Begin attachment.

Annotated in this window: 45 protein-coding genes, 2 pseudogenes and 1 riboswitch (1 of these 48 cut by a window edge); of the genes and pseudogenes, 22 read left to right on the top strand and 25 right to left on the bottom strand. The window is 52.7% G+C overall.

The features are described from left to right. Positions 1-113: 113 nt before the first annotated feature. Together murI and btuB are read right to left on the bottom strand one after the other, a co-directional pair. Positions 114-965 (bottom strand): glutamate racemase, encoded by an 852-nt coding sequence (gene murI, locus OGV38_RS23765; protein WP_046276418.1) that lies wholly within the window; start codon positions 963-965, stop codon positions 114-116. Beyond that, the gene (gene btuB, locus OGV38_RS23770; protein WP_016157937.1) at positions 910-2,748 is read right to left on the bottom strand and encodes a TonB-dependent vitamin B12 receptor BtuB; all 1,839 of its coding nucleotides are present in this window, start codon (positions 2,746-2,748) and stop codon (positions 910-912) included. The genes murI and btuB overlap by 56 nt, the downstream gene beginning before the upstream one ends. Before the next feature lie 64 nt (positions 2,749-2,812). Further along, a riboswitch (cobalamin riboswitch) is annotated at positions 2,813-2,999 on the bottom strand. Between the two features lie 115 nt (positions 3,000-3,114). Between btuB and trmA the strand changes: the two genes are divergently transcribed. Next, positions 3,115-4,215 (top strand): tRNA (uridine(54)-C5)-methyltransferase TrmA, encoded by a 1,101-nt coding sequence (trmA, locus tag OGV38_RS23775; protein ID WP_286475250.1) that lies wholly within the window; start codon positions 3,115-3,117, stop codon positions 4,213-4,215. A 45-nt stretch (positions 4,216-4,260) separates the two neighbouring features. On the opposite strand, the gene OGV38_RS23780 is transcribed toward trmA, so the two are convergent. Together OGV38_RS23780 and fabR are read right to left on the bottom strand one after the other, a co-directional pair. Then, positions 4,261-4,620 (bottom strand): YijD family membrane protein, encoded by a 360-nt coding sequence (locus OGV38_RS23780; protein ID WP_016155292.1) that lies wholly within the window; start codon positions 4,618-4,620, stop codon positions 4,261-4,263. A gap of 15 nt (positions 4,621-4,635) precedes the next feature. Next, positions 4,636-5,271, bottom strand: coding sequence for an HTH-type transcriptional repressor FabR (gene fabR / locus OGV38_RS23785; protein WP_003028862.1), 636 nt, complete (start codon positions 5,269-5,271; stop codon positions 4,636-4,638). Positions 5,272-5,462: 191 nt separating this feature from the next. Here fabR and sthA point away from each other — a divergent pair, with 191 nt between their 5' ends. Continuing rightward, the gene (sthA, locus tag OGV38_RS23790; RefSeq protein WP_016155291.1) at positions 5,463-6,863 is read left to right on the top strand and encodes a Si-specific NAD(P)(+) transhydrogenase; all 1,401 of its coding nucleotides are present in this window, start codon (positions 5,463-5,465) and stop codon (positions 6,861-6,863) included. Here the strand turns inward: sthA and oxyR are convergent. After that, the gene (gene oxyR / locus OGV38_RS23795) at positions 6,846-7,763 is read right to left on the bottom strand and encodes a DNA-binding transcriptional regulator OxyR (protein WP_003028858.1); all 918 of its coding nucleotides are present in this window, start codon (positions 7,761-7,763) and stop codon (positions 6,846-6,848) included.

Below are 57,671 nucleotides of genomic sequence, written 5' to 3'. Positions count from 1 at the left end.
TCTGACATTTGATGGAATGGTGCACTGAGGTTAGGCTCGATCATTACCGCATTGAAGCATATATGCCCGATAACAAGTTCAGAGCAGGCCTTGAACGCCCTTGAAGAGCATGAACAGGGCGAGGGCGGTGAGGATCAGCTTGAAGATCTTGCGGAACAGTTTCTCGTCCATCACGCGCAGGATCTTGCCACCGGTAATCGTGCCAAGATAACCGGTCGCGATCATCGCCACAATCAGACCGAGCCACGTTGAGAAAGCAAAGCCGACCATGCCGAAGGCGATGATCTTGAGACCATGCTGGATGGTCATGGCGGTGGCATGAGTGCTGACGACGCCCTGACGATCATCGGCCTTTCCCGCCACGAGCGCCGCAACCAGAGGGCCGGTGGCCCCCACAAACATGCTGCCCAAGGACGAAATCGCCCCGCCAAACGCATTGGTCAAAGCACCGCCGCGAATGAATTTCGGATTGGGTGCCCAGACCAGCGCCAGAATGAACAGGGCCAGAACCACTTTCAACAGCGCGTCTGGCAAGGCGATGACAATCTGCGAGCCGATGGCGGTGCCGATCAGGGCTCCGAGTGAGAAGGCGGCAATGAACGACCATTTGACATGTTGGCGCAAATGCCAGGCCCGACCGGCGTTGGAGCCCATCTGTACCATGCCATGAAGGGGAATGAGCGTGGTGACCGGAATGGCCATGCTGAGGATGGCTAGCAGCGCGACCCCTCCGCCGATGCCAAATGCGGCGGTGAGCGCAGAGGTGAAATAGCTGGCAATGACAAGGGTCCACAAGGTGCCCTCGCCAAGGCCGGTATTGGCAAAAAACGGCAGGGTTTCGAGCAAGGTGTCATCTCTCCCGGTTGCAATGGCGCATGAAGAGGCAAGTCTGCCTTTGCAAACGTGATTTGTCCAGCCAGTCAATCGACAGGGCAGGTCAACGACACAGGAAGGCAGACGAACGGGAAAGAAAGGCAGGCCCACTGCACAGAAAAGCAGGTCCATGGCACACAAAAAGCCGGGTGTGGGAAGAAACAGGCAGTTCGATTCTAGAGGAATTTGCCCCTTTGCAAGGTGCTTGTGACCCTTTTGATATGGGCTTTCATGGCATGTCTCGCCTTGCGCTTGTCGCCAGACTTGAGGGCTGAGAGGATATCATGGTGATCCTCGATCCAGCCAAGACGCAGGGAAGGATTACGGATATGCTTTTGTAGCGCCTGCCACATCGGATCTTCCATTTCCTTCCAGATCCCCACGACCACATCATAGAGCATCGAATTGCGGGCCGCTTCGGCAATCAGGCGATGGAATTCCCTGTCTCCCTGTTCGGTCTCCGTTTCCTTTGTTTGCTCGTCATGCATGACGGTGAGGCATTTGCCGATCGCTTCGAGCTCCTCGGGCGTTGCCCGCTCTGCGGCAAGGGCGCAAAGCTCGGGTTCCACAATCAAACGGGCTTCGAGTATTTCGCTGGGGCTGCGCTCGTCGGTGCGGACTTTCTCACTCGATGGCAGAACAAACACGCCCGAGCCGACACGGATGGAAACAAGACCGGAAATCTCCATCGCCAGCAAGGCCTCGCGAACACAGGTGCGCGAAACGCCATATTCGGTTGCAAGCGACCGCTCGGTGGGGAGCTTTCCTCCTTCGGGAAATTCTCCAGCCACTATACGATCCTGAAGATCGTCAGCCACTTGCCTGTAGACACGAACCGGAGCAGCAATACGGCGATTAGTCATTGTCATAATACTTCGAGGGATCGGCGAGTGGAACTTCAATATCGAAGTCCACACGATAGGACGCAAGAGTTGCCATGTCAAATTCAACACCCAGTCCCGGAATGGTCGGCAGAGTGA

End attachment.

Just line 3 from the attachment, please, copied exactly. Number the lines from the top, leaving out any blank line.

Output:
Below are 57,671 nucleotides of genomic sequence, written 5' to 3'. Positions count from 1 at the left end.